Risk management is at the heart of information security and should be at the forefront of an organisation’s information security program. The term risk management covers all the activities associated with identifying, quantifying, and addressing the risks associated with threats and vulnerabilities.
In security a risk is defined as the potential for negative impact on an organisation, its goals or objectives, or its assets (people, data and systems) when a threat exploits a vulnerability.
Risks are the intersection between threat, vulnerability and asset as shown in the diagram below.
A risk assessment is the combination of activities involved in identifying threats and vulnerabilities and determining both the impact and the likelihood of those threats exploiting the vulnerabilities identified.
There are many risk frameworks that provide guidance on the conduct of risk assessments but in general a risk assessment will include the steps shown below.
The first step is to identify and determine the value of your assets. This includes identification and classification of your data based on its sensitivity or value to your organisation. During risk identification you find the assets that need protecting and the vulnerabilities and threats that pose a risk to those assets.
Risk analysis should always start with a vulnerability assessment and a threat analysis. This stage is focused upon assessing the likelihood of threats exploiting vulnerabilities in your environment and establishing the impact to your assets if that occurs.
When completing a risk evaluation the results of your risk analysis are compared with your organisations defined risk tolerance (how much risk your organisation is willing to accept). You are then able to determine the best course of action to take for each identified risk.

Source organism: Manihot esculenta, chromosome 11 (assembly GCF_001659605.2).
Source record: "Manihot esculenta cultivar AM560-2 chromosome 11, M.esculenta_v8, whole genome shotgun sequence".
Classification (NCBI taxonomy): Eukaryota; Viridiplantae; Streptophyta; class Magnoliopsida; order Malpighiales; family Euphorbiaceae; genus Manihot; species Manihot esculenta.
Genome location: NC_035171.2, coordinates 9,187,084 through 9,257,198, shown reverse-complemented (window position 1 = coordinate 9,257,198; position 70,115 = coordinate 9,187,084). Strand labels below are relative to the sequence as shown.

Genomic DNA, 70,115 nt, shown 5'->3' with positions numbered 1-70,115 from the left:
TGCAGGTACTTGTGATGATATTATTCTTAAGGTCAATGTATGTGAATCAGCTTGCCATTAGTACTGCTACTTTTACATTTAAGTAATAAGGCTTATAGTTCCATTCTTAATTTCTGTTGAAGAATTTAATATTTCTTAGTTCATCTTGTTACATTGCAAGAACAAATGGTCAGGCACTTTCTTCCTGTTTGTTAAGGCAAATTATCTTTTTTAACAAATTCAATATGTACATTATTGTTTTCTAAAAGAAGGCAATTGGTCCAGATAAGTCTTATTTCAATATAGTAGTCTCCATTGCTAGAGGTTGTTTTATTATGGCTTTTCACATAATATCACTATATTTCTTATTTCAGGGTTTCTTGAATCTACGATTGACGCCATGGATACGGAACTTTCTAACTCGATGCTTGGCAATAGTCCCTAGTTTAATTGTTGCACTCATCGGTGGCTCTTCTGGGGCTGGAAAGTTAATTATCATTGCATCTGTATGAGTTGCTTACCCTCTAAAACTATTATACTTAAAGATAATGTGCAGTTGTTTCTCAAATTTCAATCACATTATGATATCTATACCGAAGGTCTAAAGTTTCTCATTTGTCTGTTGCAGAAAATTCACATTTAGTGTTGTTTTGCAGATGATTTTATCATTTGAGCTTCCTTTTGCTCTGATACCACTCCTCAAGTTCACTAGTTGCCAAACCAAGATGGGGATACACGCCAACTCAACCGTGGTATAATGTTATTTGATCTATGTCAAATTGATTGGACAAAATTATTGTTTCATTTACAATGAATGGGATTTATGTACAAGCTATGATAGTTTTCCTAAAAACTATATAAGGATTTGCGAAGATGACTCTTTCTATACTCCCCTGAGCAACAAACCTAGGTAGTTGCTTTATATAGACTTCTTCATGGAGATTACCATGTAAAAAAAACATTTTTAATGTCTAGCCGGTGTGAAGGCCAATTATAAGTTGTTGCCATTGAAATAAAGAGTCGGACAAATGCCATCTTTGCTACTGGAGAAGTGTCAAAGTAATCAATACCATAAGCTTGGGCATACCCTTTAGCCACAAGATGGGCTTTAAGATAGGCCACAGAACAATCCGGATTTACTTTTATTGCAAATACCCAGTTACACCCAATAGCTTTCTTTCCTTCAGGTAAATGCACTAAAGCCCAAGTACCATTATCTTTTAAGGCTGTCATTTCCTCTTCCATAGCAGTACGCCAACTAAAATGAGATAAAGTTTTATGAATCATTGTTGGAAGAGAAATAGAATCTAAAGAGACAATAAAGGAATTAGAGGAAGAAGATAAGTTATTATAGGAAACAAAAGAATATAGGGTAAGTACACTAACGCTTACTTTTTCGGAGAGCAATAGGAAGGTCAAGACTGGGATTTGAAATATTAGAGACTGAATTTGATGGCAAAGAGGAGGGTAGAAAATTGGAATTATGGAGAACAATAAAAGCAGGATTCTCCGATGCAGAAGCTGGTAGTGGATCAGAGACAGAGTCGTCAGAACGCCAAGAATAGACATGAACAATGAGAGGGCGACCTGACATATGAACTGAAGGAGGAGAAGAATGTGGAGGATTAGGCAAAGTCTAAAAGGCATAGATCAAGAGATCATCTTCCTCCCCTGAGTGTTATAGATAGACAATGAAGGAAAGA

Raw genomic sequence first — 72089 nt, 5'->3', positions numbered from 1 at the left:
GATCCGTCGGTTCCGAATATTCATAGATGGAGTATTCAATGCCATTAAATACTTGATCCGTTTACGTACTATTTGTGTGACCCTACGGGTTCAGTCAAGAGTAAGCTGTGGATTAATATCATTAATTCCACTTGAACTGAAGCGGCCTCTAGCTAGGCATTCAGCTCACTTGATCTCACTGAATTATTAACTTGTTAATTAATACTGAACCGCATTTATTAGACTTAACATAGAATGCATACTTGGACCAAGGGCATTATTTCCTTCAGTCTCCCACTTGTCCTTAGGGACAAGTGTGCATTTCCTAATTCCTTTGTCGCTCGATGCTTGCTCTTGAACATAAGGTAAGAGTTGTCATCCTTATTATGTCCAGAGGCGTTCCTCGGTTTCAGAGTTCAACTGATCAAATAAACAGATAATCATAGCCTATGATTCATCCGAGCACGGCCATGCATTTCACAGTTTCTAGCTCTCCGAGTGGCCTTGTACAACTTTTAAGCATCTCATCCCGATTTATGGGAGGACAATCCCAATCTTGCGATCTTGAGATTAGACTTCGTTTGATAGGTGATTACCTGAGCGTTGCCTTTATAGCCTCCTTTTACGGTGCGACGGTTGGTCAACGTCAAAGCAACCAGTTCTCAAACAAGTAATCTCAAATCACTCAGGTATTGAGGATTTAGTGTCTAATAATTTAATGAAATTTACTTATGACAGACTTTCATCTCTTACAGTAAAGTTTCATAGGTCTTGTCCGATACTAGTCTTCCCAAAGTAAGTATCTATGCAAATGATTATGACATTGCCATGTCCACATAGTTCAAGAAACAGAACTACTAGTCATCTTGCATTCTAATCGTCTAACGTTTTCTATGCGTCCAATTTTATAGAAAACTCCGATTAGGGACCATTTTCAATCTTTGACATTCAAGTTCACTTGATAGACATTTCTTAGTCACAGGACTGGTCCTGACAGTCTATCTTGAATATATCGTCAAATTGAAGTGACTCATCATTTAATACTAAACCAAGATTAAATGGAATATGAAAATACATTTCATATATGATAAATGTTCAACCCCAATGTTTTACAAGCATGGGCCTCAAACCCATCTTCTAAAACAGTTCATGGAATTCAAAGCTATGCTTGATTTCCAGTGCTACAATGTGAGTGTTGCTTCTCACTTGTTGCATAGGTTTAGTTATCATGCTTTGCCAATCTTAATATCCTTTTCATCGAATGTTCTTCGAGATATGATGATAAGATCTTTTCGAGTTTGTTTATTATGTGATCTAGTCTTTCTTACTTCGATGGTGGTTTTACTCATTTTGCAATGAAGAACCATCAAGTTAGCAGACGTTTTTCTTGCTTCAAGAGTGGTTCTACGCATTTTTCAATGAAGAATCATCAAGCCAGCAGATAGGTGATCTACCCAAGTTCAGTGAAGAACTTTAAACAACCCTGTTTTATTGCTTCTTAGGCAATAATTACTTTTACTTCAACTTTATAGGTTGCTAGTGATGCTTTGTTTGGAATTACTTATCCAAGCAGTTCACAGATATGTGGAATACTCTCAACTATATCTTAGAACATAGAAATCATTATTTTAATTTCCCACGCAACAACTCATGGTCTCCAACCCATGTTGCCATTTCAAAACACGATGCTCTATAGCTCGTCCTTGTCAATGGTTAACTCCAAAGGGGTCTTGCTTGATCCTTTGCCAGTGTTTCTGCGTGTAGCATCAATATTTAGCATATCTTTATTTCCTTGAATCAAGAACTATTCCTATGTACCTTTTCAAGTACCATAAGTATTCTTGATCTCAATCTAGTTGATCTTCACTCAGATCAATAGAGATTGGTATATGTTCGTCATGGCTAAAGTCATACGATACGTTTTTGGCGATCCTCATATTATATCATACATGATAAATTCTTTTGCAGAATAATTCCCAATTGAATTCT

When you have identified and assessed the threats, vulnerabilities and risks to your organisation you need to determine the best method to address each risk. This process is known as risk treatment. There are four main types of risk treatment: avoid, mitigate, transfer and accept. Each of these are decisions taken by management with guidance from the organisation’s security team.
Risk avoidance involves removing the risk by stopping or removing the activity or technology that causes the risk. Risk avoidance is chosen when the level of risk exceeds the agreed acceptable risk tolerance but is difficult to achieve without causing disruption to the business.
An example of risk avoidance could be to ban the usage of personal cloud storage services to prevent data loss through unauthorized data copying.
Risk mitigation is the most common strategy and involves reducing the likelihood of a threat being realised or lessening the impact on the business of a realised threat. Risk mitigation involves the implementation of policies and technologies to reduce the damage that a risk might cause.
An example of risk mitigation could be to deploy multi-factor authentication for access to sensitive data or systems.
Risk transference involves moving the responsibility and potential loss associated with the risk on to a third party. The most common form of risk transference is insurance.
An example of risk transference could be when a cyber breach causes a company to lose customer data. The company would rely upon the insurer to cover any financial loss caused by the breach. However, the company itself must manage any reputational damage.
Transference of all risk is difficult to achieve. Risk sharing is a modern approach where companies use cloud-based services as the risk is then shared between the customer and provider.
Risk acceptance is the process of accepting the risk that is associated with a particular threat. Risk acceptance is the correct strategy if avoiding, mitigating or transferring a risk would cost more than any expected losses from a realized threat. A risk should only be accepted if it is within the organisations risk tolerance or appetite.
Risk assessment and risk management are vital to effective information security management. There are many risk management frameworks to choose from, depending on the size, culture, and sector of the organisation. These frameworks, including ISO/IEC 27005, NIST Special Publication 800-37 and COBIT are all designed to provide internal controls that bring risk to an acceptable level.
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